"Nova Scotia, Prince Edward Island—pretty much any oyster from up there you're going to be really happy with," White says. He also mentions Pemaquids and Glidden Point oysters from Maine, which he says are safe bets year after year. White also highly recommends Cape Cod's Wellfleet, Cotuit and Wareham oysters. "There's also an oyster called Island Creek, out of Duxbury, Mass., which is a really top-notch oyster," White adds. "Thomas Keller serves them [at Per Se], but they have a special, smaller size they save just for him."
The experts also agree on how to find the best oysters at your local market. "First and foremost, ask questions," Finger said. "If they seem to know a lot about oysters, that's a good sign." White agrees that the key is to buy from a reputable and busy seafood dealer. He also says that the best oysters are those that have lost as little fluid as possible while in transit, making them heavier than oysters that have lost fluid by opening. "Oysters should feel heavy for their size," White says.
If you're buying oysters before you're ready to eat them, they should be kept on ice and placed in a mesh bag, but never submerged in water. The bag should also be twisted as tightly as possible to keep them from opening, or "gaping."
Finger also explained that the cold months, February especially, are the best times to eat oysters because oysters store their energy over the winter, recuperating from the summer mating season and preparing for the next one, resulting in cleaner, more flavorful shellfish in the winter months.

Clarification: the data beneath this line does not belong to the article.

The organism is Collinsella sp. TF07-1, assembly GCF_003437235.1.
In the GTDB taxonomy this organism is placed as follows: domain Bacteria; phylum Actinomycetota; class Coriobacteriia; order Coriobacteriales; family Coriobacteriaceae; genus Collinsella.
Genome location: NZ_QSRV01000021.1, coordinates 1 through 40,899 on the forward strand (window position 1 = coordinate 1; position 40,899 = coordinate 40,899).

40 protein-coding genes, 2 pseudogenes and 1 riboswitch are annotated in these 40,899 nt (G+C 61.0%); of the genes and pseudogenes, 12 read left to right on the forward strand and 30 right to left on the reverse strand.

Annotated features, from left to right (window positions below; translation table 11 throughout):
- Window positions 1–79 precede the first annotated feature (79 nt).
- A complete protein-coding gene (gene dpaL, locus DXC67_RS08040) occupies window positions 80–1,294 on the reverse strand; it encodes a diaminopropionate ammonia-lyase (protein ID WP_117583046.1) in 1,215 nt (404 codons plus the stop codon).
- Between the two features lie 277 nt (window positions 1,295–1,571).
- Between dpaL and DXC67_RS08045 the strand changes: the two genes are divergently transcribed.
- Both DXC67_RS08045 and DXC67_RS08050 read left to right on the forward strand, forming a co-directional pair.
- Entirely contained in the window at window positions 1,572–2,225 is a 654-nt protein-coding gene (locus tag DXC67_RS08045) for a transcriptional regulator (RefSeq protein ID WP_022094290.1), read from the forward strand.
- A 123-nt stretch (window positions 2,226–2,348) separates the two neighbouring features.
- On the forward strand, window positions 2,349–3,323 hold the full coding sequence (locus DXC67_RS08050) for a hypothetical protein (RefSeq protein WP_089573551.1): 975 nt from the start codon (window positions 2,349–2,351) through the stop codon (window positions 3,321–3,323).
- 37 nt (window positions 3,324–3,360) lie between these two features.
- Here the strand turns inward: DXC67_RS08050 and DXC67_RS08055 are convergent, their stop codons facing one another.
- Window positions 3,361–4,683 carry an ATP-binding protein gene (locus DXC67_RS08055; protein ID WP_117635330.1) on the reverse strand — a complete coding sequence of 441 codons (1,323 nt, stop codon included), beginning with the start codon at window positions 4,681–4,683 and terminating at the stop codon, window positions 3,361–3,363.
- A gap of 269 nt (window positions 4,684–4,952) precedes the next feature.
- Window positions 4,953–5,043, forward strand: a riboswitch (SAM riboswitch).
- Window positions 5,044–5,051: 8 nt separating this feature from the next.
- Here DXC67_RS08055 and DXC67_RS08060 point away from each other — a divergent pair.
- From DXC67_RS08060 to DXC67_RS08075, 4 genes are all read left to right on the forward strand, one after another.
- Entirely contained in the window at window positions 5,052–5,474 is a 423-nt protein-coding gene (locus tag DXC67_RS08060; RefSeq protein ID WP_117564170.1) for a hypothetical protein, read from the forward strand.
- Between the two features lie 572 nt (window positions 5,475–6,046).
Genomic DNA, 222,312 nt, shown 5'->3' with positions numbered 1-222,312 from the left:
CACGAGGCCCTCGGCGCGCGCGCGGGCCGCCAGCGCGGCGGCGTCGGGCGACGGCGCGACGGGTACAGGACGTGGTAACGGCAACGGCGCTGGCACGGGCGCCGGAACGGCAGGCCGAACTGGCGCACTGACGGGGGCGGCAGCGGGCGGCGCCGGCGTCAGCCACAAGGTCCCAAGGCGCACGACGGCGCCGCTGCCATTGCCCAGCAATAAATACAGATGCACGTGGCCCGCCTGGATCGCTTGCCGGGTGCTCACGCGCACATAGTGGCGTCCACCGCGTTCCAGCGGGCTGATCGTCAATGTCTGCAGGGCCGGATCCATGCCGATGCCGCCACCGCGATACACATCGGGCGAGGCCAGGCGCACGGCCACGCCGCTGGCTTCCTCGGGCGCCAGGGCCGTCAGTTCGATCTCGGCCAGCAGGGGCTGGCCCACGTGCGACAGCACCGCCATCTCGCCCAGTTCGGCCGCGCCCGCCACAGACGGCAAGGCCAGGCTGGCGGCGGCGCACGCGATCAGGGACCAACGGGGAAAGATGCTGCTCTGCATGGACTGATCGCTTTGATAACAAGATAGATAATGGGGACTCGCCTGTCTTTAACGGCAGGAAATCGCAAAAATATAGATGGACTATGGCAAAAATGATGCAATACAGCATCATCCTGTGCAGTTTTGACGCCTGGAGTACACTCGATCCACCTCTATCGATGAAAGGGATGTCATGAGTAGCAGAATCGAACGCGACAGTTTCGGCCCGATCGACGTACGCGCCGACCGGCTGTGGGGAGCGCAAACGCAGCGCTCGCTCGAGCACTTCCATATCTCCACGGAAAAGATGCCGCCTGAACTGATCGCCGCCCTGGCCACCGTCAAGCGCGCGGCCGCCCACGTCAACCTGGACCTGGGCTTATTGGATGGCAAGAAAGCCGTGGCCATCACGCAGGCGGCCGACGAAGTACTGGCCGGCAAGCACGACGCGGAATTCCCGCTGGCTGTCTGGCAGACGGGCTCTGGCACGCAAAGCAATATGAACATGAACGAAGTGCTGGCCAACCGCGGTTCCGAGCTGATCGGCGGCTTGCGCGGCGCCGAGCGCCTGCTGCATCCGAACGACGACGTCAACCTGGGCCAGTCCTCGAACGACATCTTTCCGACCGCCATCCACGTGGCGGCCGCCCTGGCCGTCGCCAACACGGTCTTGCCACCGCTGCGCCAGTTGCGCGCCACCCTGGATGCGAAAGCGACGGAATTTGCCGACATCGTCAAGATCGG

As for oysters' mythical aphrodisiac properties, "There's no doubt in my mind that it's true. No doubt," White says. "Oysters have the highest zinc content of any food on the planet, and zinc gives you energy and strength. And it's such a sensual experience—the oyster is alive, and you're killing it by eating it … it's kind of like a sacrifice."
• 24 Japanese-type oysters in the shell (plump oysters, not the flat type)
• Seaweed for garnish
• 2 teaspoons finely minced fresh ginger
• 1/4 cup rice vinegar
• 1/4 cup mirin (sweet sake)
• 2 tablespoons soy sauce
• 1 tablespoon extra-virgin olive oil
1. Open the oysters over a large bowl to collect the juices. Loosen the oysters from their shells and arrange them on plates covered with seaweed.
2. Strain and measure 1/4 cup oyster juice and combine it in a nonreactive saucepan with the ginger, rice vinegar, mirin and soy sauce. Boil the mixture until it reduces in volume to about 1/3 cup. Add the olive oil and let it boil for 1 minute longer. Spoon about 1/2 teaspoon of this sauce on each oyster and serve. Serves 4 to 6.
|Charlie Palmer's baked oysters will impress the most discerning dates.|
• 30 oysters, scrubbed
• 2 Meyer lemons, cut into wedges and seeds removed
• 1/3 cup Italian parsley, finely chopped
• 1/3 cup Parmesan, grated
• 1 3/4 cups panko
• Rock salt (for plating)
1. Heat broiler. Tear a sheet of aluminum foil twice the length of a baking sheet, and crinkle so that it fits evenly on the sheet, creating a surface that the oysters can be set into without tipping over. Shuck the oysters, leaving them on the half shell, and push them snuggly into the bed of aluminum foil.
2. Squeeze the lemon wedges over the oysters. Sprinkle the oysters with the parsley and Parmesan. Top each with 1 tablespoon panko.
3. Place the baking sheet about 6 inches from the broiler; cook until the panko is golden, about 5 minutes.
4. Form a bed of rock salt on a platter, and using tongs, carefully transfer the oysters to the platter. Serve immediately. Serves 6.
Joe Callahan — Saint John New Brunswick CA — February 16, 2011 6:08pm ET